There are not many humans around that don’t love a bit (or a lot) of chocolate here and there, but why is it that we can enjoy the oh-so-delicious treat when it’s actually quite toxic to many of our furry friends?
The culprit is a naughty little molecule called theobromine. Theobromine occurs naturally in some plants, most notably in cacao… the key ingredient of chocolate.
Chemically speaking, the “ine” at the end of its name groups it with other alkaloids like caffeine, nicotine, cocaine and strychnine… absolutely none of which are pet-friendly if there’s any doubt!
Don’t get us wrong, we definitely don’t have a grudge against all alkaloids. There are some super-helpful ones we use in medicine all the time including morphine, quinine and ephedrine. But theobromine is just plain dangerous to our furry friends.
Just like its cousin caffeine, theobromine incites some nice feelings in humans and puts some pep in our step. But because our pets are smaller and have different metabolisms, even a small amount can be poisonous to them.
You know that feeling you get when you have a big deadline and you slam down coffee after coffee and cola after cola in an attempt to stay up all night? Your mind is fuzzy, your heart is racing, you can’t keep still and you think you might be sick? That’s not the looming deadline, that’s the toxicity of caffeine making itself known. It’s similar to what it feels like when a pet ingests even a small amount of theobromine in chocolate. Worst case is that those symptoms possibly lead to hyperactivity, tremors, seizures and death.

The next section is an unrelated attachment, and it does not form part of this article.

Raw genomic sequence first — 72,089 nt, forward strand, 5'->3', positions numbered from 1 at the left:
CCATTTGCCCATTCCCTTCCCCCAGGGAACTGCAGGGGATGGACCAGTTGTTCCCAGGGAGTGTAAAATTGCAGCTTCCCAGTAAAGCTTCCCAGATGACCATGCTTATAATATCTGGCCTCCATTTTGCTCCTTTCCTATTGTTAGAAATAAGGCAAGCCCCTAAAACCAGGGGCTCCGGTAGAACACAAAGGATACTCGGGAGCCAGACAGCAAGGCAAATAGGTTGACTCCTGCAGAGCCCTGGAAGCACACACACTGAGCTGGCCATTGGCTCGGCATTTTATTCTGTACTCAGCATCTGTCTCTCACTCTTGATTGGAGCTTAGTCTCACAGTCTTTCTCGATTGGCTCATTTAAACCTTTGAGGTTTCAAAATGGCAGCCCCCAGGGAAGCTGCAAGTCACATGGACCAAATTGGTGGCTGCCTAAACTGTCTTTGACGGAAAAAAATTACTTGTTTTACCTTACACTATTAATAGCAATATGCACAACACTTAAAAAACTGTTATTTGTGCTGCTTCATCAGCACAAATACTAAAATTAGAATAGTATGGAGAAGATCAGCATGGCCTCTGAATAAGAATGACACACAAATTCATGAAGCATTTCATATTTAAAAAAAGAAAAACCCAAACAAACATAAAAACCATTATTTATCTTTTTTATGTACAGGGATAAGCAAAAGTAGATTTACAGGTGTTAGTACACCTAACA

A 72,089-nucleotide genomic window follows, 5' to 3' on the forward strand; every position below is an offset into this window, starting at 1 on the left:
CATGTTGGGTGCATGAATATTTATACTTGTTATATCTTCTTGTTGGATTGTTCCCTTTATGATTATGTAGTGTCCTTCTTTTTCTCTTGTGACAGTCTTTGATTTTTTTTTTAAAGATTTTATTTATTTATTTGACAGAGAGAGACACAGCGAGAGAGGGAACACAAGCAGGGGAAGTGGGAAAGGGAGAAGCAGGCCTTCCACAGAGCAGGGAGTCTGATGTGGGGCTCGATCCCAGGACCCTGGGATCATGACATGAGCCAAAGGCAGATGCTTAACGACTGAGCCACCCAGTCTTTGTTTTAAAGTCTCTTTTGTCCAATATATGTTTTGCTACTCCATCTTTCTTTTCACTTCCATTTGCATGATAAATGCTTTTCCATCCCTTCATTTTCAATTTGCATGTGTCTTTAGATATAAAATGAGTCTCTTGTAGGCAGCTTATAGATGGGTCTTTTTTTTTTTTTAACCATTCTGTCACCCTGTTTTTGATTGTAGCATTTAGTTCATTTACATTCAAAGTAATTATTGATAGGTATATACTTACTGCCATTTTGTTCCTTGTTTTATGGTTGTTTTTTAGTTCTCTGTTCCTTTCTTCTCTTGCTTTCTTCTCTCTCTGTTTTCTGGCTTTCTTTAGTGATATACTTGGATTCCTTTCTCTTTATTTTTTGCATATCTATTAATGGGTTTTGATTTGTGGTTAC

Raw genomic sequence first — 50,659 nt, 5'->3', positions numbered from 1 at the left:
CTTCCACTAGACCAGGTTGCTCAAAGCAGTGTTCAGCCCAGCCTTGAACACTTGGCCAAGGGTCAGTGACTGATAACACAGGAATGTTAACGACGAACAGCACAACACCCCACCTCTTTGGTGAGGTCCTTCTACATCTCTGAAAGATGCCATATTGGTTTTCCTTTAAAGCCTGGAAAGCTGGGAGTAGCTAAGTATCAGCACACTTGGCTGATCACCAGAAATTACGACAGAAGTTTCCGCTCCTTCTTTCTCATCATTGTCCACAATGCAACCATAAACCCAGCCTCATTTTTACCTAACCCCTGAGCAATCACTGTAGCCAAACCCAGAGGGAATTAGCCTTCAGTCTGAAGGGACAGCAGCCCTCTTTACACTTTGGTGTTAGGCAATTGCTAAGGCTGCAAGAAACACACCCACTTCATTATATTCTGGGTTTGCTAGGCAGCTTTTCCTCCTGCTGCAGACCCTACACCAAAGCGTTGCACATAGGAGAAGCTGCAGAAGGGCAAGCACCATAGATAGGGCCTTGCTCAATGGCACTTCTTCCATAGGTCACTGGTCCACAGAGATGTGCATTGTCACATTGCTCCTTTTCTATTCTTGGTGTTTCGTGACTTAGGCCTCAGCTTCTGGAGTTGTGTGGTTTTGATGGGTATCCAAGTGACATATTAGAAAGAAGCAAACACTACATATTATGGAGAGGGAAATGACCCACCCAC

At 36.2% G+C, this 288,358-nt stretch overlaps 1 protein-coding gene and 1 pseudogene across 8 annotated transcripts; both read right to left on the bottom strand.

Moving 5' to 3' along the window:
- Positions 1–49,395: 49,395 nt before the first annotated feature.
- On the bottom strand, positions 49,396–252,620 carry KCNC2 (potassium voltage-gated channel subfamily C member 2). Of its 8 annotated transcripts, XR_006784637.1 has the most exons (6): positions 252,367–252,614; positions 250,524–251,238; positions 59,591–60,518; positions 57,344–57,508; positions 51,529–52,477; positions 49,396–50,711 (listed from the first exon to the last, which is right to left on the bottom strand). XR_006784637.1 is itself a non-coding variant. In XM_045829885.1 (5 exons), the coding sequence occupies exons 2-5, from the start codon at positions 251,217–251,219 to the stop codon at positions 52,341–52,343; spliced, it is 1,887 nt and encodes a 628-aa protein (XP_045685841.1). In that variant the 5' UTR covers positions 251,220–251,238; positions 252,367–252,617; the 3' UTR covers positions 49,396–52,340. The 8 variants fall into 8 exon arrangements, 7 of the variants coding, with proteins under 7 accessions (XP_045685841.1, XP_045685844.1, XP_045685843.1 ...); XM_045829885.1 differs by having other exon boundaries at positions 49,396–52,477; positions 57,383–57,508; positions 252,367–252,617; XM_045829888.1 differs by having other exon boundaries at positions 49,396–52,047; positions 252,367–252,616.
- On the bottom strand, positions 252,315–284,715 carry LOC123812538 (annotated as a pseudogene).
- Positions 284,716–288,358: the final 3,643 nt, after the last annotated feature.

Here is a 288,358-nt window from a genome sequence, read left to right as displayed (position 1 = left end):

While the concentration of theobromine varies depending on the type of chocolate (baking chocolate and dark chocolate contain higher levels compared to milk chocolate), it’s recommended you refrain from giving any types to your pets, even in small doses.
However, pets quite often help themselves so if you suspect they’ve eaten any chocolate, please call us as soon as possible so we can assess them quickly and start any necessary treatment as early as possible – it could save their life.